We have reworded this line to emphasise the requirement for polymyxins to traverse the inner membrane as well on line 76: "This causes the displacement of Mg2+ and Ca2+, disrupting bacterial outer membrane integrity, allowing the polymyxins to traverse the inner membrane and act on intracellular targets."
In the discussion on mgrB it may be good to refer to Kidd et al., 2017. EMBO Mol Med who were the first to systematically study the role of this gene in K. pneumoniae.
We have now made note of this in the discussion (Line 297).
l. 67. Specify that mcr-1 confers colistin resistance. It may also be relevant to note that mcr-1 appears to be relatively rare in Klebsiella.
We understand that mcr-1 has predominantly been detected in E. coli with the rare instance of Klebsiella and have now addressed this (Line 86).
l. 97. ‘glycerol was added to 20% (v/v)’ may be a better way of phrasing this line
This is now updated, Line 101.
l. 107. I assume cation-adjusted Muller-Hinton broth was used? Please specify.
Apologies for the misunderstanding and we used cation-adjusted MHB (Line 111). We have further expanded our repertoire of antibiotics tested in this study to access the extent of resistance in these isolates (Table 1, page 29).
l. 130 – 132. I would really like to see a maximum-likelihood core genome tree here with additional reference isolates (downloadable from public databases), rather than a Neighbour-Joining tree of seven concatenated MLST alleles. It now is impossible to assess whether some of these strains (having the same ST) are truly clonally related.
A core genome MLST tree has now been constructed (Fig. 1. Page 33; Results, Line 188-203), using the Ridom SeqSphere+ v4.0.1 software.
l. 166. Incision should probably be replaced by introduction
Updated, Line 169.
l. 203. Provide exact number.
17 of the 19 polymyxin-resistant isolates has now been noted, Line 205.
l. 225. It is not immediately obvious what is meant by (65, 66% variant allele frequency)
The 65% refers to the phoQ (V446G) alteration and 66% is the pmrB (P158R) change which has now been reworded, Line 227-229.
l. 235 – 237. Is it also not a possibility that in these strains mgrB has reverted to its wild-type state by excision of the IS element?
This is an interesting point. It is possible that the excision of the IS element could be present in this sample to evoke susceptibility. To further test this, we selected 3 colonies which were reverted either by TOPO-mgrB or TOPO-pmrB. These colonies were passaged three times in non-supplemented LB broth to encourage the loss of this plasmid. After these 3 passages, consistently observed was an MIC of ≥64 mg/L for colonies reverted for by TOPO-mgrB and 16 mg/L for those via TOPO-pmrB. This identifies that the pmrB (P158R) variation was also causing polymyxin resistance in these isolates (Line 240-248).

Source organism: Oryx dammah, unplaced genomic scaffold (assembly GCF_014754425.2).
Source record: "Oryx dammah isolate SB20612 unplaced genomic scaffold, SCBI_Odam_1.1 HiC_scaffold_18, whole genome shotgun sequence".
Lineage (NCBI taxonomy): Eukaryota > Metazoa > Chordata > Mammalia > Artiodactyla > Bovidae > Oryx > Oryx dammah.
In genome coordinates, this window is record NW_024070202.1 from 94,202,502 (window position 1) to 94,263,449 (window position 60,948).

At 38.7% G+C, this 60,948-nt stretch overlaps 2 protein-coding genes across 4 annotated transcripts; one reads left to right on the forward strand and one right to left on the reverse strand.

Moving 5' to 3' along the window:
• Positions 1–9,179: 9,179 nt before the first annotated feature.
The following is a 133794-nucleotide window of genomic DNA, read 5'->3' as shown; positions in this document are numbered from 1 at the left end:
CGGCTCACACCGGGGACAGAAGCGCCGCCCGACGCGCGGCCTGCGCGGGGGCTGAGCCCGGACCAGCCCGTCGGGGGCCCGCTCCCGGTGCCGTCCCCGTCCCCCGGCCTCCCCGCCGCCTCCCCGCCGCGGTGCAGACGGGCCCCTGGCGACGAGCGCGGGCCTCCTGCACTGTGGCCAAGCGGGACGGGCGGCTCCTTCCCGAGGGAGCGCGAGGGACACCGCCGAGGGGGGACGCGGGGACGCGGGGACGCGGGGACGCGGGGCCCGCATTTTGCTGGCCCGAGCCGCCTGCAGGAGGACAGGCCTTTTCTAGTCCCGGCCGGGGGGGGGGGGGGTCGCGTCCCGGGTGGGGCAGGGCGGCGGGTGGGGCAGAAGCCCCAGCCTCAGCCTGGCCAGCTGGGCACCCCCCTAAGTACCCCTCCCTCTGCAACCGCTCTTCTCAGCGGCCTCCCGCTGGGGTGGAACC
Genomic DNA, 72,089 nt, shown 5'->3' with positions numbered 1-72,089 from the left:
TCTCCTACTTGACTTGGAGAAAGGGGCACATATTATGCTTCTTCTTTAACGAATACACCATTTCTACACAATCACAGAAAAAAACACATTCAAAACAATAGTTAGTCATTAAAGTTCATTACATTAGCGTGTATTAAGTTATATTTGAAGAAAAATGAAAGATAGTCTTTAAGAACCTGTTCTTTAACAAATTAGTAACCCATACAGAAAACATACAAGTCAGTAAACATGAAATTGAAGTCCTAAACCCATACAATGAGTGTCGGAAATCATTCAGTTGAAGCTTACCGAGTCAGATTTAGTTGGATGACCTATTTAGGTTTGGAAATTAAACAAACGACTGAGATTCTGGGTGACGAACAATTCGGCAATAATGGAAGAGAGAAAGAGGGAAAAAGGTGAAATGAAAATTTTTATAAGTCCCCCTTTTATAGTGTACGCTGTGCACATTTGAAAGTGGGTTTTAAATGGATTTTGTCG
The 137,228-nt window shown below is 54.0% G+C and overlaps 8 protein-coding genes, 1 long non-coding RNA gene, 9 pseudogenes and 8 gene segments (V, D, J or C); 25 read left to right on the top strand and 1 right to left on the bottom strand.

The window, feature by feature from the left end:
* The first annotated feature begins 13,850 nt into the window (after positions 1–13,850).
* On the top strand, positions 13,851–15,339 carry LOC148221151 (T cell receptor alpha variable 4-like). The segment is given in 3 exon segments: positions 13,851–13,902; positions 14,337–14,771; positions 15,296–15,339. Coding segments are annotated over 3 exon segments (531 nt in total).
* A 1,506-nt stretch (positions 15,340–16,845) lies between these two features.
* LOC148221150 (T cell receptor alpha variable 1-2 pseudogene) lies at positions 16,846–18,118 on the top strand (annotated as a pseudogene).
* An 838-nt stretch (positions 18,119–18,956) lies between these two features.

l. 252 – 270. This section is difficult to follow. While some mutations are proposed to act as suppressors, it appears that experimental evidence cannot confirm this, so it may be better to rewrite this paragraph to reflect this key finding.
We understand that it is difficult to gain a definitive result on the suppressor mutations with complementation assays alone (Line 341). This would further require the removal of the phoPQ locus and then the introduction of phoPQ mutations (similar to assays conducted in Miller et al. 2011 (ref 51)). However, we witnessed a reduction in MIC especially for the phoP (P74L, A95S) alterations. When complemented into a background only possessing the mgrB IS element disruption, pTOPO-phoP complementation did not alter the initial MIC of ≥64 mg/L. Complementation of the mutated phoP resulted in a consistent MIC of 16 mg/L.
l. 275 – 276. I am not entirely sure that it is correct to single out Brazil and Greece here.
This sentence has been reworded, however, these locations have been pinpointed as having a relatively high prevalence of polymyxin resistance (Line 278; ref 10, Giamarellou H. 2016).
l. 292. I am not entirely sure whether this claim of primacy is relevant. Clearly, a truncation is a loss-of-function mutation and those have been complemented previously.
This has now been reworded (Line 293-300).